Interview with Tara McCullen, Burns & McDonnell Regional Environmental Services Manager in Atlanta

Q: What is an environmental management system (EMS)? Why is it important?
A: An EMS is a framework of processes to proactively control and minimize impacts to the environment, comply with environmental regulations and continually improve environmental performance. Managing environmental data and compliance is an increasing challenge, especially as businesses grow, but staff stays lean. Having a system dependent on processes, rather than individuals, helps promote continuity and consistency.

An EMS helps an organization transition from traditional reactive environmental management to strategic environmental management that is proactive and intentional. It makes compliance requirements more achievable and establishes processes to propel continual improvement and sustainability. The more structured framework of an EMS helps to drive consistency and continuity across the organization, which can be particularly helpful for an organization with multiple sites.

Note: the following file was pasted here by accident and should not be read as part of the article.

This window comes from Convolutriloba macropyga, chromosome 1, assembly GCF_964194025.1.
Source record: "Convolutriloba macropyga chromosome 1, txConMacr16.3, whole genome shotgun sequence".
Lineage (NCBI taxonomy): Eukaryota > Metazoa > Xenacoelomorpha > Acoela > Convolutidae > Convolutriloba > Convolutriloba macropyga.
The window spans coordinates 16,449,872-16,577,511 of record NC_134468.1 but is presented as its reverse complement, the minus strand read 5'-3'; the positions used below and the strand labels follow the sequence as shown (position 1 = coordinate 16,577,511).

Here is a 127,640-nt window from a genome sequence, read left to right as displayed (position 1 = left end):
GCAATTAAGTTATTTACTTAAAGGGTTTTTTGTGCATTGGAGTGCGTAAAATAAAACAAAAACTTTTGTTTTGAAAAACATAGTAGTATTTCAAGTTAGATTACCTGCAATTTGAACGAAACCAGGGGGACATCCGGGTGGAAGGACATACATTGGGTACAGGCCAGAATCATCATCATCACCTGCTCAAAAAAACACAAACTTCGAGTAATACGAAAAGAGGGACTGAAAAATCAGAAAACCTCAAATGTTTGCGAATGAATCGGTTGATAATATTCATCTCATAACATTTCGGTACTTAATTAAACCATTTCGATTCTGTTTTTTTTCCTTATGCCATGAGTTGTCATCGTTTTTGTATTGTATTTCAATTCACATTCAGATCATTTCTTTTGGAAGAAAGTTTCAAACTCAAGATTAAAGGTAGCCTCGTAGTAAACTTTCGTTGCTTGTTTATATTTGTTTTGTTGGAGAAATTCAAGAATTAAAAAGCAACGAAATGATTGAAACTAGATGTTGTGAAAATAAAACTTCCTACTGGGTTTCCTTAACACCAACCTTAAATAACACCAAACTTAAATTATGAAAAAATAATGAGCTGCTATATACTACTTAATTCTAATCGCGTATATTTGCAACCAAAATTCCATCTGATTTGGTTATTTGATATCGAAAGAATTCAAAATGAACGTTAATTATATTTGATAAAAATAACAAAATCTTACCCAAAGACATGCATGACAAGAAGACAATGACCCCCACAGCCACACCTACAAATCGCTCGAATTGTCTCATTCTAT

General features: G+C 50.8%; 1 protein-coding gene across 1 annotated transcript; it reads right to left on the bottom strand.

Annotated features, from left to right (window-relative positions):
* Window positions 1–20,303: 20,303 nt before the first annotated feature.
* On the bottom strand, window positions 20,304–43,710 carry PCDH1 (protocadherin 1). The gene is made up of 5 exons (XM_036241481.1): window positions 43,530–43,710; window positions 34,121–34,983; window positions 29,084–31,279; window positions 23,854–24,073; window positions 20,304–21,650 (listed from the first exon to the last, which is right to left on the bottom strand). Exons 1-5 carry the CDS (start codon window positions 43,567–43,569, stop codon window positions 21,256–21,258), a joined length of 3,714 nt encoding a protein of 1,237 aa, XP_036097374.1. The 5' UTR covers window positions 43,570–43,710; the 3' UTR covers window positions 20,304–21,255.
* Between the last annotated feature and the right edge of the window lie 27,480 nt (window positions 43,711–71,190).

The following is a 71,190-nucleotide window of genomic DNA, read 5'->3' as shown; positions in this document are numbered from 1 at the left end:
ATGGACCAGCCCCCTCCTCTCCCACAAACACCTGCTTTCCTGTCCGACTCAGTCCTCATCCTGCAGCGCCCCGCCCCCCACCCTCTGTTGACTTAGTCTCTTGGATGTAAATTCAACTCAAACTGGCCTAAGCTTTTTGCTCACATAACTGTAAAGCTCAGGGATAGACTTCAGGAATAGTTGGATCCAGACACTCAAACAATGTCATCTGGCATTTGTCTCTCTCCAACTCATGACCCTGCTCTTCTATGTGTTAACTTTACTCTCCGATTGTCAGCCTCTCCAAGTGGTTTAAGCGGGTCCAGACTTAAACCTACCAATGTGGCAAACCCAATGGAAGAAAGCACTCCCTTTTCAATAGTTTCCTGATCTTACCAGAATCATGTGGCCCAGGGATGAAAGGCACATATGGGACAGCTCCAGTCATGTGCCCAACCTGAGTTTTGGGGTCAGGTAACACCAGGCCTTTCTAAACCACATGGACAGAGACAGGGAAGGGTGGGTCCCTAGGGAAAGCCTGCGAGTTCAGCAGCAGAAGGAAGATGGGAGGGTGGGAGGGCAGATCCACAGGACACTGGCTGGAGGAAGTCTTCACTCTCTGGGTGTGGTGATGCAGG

Q: What are key elements of an EMS? How do you make it successful?
A: Leadership’s support of the EMS and commitment to integrate its elements into other business processes is critical. It’s also important to keep it simple and practical. A common pitfall is over-documenting an EMS, creating additional requirements that do not bring value. Every element of the EMS should help your organization more easily and consistently meet your intended outcomes. Ask yourself why you have each component and if it helps meet your goals. If it doesn’t, remove it.

Q: Why is an EMS critical to the success of a sustainability program?
A: An EMS provides a systematic approach to addressing essential elements of a successful sustainability program. First and foremost, leadership commitment from the top is required for sustainability success. Next, an organization must understand its social, economic and environmental context, including conditions and stakeholders, from both an internal and external perspective. Planning activities help to assess and prioritize environmental aspects, risks and opportunities. EMS objectives are established to meet sustainability goals. Processes are developed to ensure reliable and effective internal and external communication of sustainability priorities and performance.

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